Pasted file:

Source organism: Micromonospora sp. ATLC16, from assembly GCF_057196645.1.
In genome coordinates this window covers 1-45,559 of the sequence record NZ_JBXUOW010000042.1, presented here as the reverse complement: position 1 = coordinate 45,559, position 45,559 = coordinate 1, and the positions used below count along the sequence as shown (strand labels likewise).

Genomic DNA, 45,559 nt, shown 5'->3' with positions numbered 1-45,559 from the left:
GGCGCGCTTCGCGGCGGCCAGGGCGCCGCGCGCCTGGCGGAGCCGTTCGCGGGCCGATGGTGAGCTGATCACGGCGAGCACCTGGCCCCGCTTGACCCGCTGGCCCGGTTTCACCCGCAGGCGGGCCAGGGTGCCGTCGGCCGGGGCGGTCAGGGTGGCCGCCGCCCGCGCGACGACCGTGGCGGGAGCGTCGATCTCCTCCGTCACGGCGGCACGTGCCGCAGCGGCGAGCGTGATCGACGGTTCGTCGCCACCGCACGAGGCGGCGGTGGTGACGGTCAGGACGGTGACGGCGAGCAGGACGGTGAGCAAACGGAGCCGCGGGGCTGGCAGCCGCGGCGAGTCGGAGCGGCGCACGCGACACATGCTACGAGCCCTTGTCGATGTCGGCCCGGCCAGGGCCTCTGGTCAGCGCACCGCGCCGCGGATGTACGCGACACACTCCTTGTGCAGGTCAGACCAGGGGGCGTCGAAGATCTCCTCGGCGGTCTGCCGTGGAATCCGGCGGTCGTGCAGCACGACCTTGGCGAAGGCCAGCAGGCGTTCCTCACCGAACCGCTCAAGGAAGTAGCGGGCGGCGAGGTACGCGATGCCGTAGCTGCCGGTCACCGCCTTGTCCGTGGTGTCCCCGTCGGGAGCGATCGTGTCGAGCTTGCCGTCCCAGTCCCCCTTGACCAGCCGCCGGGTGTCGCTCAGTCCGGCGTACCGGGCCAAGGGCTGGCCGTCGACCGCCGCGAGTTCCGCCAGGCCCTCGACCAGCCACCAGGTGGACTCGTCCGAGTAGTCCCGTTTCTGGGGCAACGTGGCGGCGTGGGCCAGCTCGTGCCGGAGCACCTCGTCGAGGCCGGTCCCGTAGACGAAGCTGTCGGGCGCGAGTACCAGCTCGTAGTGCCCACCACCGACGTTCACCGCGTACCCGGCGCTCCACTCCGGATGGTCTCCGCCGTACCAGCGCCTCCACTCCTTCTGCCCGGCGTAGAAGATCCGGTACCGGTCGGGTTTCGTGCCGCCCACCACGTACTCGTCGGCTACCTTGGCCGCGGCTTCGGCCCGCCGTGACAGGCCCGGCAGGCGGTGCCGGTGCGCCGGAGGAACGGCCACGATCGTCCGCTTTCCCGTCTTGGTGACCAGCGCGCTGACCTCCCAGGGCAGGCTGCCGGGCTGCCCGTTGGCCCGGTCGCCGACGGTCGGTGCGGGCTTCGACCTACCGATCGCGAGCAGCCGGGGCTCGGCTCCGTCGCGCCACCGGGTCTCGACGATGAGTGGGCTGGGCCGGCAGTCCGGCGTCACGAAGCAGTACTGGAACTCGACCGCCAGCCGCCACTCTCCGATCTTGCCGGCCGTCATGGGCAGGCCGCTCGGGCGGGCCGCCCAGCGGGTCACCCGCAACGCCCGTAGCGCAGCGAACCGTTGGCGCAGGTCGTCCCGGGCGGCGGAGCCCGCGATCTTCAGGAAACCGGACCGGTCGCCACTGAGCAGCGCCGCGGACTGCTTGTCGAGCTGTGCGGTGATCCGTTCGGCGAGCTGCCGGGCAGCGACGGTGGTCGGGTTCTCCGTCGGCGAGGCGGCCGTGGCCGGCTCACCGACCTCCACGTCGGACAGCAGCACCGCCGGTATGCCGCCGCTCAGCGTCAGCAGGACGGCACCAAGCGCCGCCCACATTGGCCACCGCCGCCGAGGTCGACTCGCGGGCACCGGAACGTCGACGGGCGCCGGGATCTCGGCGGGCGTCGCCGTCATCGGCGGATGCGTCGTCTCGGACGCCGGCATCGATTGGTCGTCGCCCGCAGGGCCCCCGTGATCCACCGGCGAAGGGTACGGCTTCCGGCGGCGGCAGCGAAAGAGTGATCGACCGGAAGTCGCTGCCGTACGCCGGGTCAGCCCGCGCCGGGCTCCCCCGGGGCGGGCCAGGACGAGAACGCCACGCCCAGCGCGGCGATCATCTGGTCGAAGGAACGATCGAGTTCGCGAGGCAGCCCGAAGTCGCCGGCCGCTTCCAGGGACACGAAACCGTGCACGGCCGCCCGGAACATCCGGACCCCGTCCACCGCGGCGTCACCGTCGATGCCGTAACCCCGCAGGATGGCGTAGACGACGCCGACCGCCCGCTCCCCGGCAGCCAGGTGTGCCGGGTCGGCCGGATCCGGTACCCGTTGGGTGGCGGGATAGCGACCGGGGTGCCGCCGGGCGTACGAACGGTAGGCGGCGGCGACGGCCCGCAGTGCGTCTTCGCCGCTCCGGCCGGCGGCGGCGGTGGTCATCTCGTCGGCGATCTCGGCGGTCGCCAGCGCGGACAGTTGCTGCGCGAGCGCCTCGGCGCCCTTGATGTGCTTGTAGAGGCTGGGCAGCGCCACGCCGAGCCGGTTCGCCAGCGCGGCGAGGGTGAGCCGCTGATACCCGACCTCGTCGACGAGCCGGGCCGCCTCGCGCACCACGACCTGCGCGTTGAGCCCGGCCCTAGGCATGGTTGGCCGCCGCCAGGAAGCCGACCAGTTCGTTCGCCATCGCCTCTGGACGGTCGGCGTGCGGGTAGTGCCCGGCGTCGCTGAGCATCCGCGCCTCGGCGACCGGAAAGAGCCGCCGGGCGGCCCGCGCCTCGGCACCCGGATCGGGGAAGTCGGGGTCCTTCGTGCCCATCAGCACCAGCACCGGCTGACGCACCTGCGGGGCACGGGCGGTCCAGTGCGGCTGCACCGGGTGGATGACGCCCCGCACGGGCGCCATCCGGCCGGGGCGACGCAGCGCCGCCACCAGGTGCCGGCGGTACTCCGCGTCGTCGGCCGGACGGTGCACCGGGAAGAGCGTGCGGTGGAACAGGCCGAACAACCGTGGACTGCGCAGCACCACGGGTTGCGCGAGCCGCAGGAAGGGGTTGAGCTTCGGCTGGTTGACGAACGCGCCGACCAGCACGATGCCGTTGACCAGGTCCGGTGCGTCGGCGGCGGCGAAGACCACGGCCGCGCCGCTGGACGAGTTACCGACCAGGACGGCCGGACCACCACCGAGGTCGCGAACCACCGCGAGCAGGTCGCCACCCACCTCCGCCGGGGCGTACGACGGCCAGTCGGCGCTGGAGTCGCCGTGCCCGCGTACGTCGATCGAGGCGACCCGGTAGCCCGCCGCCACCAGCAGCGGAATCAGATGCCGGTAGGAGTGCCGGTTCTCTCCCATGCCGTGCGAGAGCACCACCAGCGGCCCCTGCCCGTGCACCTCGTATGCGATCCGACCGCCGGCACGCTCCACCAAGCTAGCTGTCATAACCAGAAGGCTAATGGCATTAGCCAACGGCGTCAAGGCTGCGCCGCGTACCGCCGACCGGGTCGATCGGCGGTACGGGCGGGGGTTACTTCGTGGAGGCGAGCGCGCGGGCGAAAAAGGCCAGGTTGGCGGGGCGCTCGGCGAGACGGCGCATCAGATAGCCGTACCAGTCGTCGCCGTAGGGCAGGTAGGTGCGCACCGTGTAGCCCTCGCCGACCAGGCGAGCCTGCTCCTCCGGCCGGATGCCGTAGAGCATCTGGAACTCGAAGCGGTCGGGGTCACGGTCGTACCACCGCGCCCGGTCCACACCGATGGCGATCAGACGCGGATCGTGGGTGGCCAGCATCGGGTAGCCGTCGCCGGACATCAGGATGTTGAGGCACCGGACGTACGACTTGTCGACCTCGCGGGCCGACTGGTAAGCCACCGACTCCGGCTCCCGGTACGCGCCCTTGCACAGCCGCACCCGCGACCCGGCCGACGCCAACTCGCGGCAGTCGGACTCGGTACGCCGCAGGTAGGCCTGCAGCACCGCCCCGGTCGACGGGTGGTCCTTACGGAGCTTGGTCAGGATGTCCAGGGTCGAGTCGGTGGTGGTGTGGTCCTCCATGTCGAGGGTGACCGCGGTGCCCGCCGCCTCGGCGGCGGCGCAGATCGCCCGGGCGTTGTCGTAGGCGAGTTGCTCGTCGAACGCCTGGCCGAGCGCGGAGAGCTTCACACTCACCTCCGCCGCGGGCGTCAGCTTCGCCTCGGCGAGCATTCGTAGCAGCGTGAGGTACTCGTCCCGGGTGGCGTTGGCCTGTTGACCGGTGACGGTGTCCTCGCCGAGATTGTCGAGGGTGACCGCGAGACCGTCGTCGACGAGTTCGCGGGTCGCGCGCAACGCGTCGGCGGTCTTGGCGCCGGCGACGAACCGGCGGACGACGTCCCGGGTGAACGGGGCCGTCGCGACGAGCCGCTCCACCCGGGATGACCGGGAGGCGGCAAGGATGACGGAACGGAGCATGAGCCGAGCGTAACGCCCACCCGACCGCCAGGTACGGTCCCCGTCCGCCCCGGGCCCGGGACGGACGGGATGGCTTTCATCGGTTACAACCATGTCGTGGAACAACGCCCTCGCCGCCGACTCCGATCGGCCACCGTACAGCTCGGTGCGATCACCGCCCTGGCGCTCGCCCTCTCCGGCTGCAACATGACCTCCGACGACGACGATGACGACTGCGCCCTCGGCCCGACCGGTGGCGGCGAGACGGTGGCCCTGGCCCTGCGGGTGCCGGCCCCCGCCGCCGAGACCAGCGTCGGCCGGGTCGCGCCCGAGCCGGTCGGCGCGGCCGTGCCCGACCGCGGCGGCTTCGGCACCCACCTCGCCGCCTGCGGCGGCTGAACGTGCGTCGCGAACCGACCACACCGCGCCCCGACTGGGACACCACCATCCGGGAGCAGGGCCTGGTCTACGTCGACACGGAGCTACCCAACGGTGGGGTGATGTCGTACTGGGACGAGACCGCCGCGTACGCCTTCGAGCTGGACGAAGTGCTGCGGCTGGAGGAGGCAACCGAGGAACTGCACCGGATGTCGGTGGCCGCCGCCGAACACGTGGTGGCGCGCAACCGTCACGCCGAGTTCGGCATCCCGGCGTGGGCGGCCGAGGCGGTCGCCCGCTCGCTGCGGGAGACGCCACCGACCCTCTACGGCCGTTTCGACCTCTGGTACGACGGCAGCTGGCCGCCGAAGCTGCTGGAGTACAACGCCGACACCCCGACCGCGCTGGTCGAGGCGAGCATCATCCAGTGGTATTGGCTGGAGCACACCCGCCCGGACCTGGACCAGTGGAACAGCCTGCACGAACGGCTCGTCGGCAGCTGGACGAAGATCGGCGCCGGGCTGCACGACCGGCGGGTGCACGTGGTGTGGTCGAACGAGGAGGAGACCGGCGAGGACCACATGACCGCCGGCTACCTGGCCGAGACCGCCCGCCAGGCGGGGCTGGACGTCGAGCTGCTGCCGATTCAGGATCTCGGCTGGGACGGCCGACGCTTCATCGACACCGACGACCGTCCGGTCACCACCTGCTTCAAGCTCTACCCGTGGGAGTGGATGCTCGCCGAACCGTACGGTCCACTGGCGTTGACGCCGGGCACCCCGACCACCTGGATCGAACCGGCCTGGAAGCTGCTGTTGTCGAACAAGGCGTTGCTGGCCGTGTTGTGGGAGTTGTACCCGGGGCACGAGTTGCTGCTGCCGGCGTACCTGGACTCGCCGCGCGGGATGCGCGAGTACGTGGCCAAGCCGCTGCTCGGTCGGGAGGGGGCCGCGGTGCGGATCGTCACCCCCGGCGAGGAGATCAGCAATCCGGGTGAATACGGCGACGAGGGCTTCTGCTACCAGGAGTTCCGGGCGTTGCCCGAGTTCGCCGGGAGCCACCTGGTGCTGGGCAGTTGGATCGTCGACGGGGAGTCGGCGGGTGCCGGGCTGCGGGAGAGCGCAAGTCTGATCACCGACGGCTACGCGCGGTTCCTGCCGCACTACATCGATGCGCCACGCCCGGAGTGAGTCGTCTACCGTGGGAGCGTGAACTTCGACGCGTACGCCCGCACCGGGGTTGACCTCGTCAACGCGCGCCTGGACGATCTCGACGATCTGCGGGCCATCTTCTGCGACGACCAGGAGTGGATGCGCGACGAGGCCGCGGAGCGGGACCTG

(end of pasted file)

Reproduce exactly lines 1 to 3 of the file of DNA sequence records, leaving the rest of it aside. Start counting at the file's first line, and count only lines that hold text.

Source organism: Micromonospora sp. ATLC16, from assembly GCF_057196645.1.
In genome coordinates this window covers 1-45,559 of the sequence record NZ_JBXUOW010000042.1, presented here as the reverse complement: position 1 = coordinate 45,559, position 45,559 = coordinate 1, and the positions used below count along the sequence as shown (strand labels likewise).

Genomic DNA, 45,559 nt, shown 5'->3' with positions numbered 1-45,559 from the left: